SGTC set to train drone pilots in 6-day class
Published 4:17 pm Monday, June 4, 2018
AMERICUS — As drones become more prevalent in business and industry practices, South Georgia Technical College (SGTC) is offering a six-day class that seeks to help 10 participants become licensed drone pilots. The class, which is hosted in conjunction with Crossflight Sky Solutions, a commercial Unmanned Aircraft System (UAS) company out of South Carolina, will be held on South Georgia Tech’s main campus in Americus from June 18-23 and will cost each student $1,000. Registration for the class is open to the public.
The instructor-led class will cover everything an individual should know in order to prepare for the FAA FAR 107 Drone Pilot licensure test including: flying, FAA regulations, basic aviation principles, how to safely navigate a drone in a complex airspace, applying for FAR 107 waivers and several other concepts. Study guides, workbooks, practice tests and access to drones for hands-on lessons will be provided for each student.
Joe Frieson of Crossflight Sky Solutions says that although his company is part of the aviation industry at the heart of it, he felt they had to educate others about the growing industry and the different applications that come along with it.
“We started this class with a local technical college in South Carolina, and to our delight it has expanded greatly,” Frieson said about the class. “Industry has really elevated the status of what drones actually are. They hit on what we call the ‘trifecta’ — they save time, money and they cut down on the risk associated with several jobs. Jobs that used to take people weeks and thousands of dollars in labor, we can now do in minutes or hours with drones.”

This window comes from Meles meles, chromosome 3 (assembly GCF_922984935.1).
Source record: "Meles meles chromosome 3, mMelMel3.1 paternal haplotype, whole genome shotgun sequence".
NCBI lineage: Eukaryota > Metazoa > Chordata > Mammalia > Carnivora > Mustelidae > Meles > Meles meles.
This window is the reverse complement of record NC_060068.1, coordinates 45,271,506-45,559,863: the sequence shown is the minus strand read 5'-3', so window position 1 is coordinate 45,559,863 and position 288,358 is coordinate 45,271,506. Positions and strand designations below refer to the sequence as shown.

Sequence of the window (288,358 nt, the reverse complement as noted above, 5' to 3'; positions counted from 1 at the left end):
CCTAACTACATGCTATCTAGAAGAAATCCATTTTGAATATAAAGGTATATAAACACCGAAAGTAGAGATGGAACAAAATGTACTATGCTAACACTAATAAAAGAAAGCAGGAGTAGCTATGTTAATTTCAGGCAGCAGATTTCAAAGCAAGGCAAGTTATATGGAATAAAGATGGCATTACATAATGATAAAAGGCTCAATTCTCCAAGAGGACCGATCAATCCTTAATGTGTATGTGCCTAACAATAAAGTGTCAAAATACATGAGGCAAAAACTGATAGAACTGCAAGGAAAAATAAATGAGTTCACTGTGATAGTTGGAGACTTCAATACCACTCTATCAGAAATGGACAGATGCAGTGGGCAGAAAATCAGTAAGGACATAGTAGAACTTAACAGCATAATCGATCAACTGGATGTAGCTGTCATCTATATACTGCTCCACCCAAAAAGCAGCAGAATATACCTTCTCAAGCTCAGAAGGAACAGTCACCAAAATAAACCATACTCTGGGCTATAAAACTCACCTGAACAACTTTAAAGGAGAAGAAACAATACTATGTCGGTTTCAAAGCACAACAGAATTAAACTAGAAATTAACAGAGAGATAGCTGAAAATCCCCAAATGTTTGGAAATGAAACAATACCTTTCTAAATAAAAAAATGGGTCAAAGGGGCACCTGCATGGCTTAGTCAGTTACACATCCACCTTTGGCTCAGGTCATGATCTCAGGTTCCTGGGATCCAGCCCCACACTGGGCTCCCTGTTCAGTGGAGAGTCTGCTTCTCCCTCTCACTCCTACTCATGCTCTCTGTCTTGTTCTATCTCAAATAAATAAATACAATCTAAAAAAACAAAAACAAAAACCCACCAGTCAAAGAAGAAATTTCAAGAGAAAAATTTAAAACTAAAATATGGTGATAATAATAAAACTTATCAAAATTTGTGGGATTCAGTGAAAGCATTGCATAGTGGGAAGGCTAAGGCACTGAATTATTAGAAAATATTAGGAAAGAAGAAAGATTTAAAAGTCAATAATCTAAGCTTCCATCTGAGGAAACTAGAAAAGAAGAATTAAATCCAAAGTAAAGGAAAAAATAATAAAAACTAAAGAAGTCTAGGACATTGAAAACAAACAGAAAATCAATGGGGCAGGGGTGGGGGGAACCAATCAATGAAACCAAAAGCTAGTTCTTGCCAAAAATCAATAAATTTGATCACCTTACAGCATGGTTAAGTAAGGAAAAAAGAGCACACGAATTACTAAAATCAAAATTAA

One of Frieson’s favorite applications of drones in industry, he explained, was after Hurricane Irma devastated Florida in 2017.
“We sent guys down hours after the storm cleared to help survey the damage and assist the utility companies with spotting live downed power lines and cleanup,” he said. “There are so many applications for drones in industry already, and the landscape continues to change every single day.”
In addition to utility companies, he noted that other industries are benefitting from using drones that include: communications, land surveying, photography, wildlife management, agriculture, construction and countless others.
“You know, we used to say that the sky is the limit, but that’s no longer the case with drones,” Frieson said. “Anything is possible now, and our job is to make sure that people know how to fly them and do it with an aviation mindset.”
Individuals or businesses who are interested in signing up for the 22-hour course can contact Tami Blount at firstname.lastname@example.org or by calling 229-931-2040. The deadline to register for the course is June 13. Classes will be held from 5:30-9:30 p.m. on June 18-21, from 5:30-8:30 p.m. June 22, and from 9:30 a.m.-12:30 p.m. June 23.